Here’s the real reason for what you’re feeling. It’s called ‘Tramlining’ and I think you’ll find it only happens on concrete roads with grooves in the road surface which are in the direction of travel. It’s more pronounced with high performance tires, and will increase if your tires are over-inflated. You’ll find a lot more info at Tire Rack:
Hope this helps - main thing to note is that it’s caused by interaction between a grooved road surface and your stiffer tires, which feels strange but is nothing to worry about. When it occurs, always drive with 2 hands for best control! You can resolve it by selecting an all-season tire with lower cornering performance.

It seems that Trazano is actually headquarterd in Los Angeles. It looks like they don’t even manufacture tires. From their web site:

“We searched the world over and selected factories that produce the highest quality at the lowest prices FOR YOU.”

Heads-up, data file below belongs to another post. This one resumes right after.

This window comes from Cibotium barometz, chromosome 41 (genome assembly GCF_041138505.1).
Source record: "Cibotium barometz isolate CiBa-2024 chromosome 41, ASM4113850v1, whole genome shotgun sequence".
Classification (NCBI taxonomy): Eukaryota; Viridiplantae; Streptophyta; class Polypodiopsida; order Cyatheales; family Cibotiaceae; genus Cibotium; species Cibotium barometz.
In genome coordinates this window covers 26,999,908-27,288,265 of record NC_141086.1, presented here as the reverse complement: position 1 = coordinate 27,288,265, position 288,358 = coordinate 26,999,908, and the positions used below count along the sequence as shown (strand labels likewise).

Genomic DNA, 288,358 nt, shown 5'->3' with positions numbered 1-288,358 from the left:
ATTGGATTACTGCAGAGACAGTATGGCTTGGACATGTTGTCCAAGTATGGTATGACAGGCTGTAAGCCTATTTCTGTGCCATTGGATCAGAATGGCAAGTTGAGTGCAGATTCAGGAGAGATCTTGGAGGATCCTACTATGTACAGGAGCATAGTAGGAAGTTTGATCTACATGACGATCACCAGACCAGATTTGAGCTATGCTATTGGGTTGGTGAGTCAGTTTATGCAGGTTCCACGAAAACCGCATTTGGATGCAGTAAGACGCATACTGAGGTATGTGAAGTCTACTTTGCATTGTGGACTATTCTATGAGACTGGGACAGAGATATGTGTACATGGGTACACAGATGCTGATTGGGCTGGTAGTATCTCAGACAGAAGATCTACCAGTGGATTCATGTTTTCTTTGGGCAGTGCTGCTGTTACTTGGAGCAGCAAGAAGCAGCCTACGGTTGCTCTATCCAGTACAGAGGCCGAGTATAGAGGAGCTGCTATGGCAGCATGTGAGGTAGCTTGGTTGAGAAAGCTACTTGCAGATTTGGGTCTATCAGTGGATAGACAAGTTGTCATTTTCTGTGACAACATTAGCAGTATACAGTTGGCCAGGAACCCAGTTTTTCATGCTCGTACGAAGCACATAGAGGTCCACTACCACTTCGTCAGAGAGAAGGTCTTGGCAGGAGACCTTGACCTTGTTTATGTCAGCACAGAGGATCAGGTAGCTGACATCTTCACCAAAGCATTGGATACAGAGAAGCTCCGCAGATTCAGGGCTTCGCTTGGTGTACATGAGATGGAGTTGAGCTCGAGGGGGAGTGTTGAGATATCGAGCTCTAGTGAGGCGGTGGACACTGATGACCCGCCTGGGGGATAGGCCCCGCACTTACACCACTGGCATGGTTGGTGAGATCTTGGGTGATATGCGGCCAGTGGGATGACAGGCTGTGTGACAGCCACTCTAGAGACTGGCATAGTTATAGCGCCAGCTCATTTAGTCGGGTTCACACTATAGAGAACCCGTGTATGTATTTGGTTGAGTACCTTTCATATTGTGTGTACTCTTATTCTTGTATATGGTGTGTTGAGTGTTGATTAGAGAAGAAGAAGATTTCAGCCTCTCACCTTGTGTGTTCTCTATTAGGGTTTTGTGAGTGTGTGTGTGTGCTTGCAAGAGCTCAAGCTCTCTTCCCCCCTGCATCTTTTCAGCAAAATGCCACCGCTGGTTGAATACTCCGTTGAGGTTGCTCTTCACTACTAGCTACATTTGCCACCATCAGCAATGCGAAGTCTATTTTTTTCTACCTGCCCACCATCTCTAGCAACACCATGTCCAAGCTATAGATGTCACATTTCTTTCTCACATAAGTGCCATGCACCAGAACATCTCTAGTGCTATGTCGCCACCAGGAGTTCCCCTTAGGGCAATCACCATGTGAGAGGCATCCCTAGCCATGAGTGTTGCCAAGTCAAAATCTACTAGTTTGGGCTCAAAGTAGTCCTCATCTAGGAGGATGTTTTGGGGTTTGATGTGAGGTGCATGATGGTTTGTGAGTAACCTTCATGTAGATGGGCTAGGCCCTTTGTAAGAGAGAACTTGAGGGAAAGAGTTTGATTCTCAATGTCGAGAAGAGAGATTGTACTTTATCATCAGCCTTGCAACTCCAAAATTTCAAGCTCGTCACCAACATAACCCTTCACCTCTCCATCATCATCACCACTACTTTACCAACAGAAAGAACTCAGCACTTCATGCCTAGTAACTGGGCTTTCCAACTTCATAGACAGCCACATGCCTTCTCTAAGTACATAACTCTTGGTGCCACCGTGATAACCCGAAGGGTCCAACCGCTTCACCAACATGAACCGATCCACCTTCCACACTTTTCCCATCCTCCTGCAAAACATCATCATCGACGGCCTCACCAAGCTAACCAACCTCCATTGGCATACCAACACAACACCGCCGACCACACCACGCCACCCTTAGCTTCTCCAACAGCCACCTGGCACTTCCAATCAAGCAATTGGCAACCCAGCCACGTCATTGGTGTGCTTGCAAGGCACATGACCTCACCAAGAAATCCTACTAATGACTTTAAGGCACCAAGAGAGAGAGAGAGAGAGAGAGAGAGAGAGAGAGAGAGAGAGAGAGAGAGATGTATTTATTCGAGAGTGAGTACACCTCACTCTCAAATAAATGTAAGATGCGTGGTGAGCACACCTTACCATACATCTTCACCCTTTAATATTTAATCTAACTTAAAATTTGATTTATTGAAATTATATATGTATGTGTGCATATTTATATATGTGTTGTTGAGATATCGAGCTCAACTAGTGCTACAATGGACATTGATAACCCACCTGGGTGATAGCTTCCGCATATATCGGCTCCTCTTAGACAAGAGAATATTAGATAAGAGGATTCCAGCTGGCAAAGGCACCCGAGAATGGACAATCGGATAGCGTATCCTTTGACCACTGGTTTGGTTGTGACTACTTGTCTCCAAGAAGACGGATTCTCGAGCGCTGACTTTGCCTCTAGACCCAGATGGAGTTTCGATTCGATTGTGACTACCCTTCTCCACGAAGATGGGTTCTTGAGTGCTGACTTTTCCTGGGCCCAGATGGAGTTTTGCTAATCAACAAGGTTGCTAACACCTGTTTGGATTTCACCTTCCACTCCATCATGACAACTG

From this quote, I suspect that they have tires manufactured to their specifications and sell them in the USA, and apparently Europe, too. They don’t have any resellers near Baltimore, but there are a lot of them in SoCal. BTW, I don’t think this business model is necessarily bad. Visio specifies televisions and has them built overseas, and they are a well-respected brand. Apple has all their hardware built in Asia. IBM PCs were built in China until they stopped importing them. But Lenovo started exporting what were IBM PCs, and their Think Pad line is still top flight.

Wow I’m glad to see I’m not the only one I have a Ford F250 7.3 power stroke. I really wanna take good care of this truck so I went out about new tires 1st time in my life I’ve ever bought brand new tires. All terrain 10 ply Michelin tires. I also had the brakes done and the bearings repacked. Now it feels like my truck is slipping or going to slide off the road. It’s not even wet or icy. It’s summer time. Did you ever figure out what the issue was with your vehicle?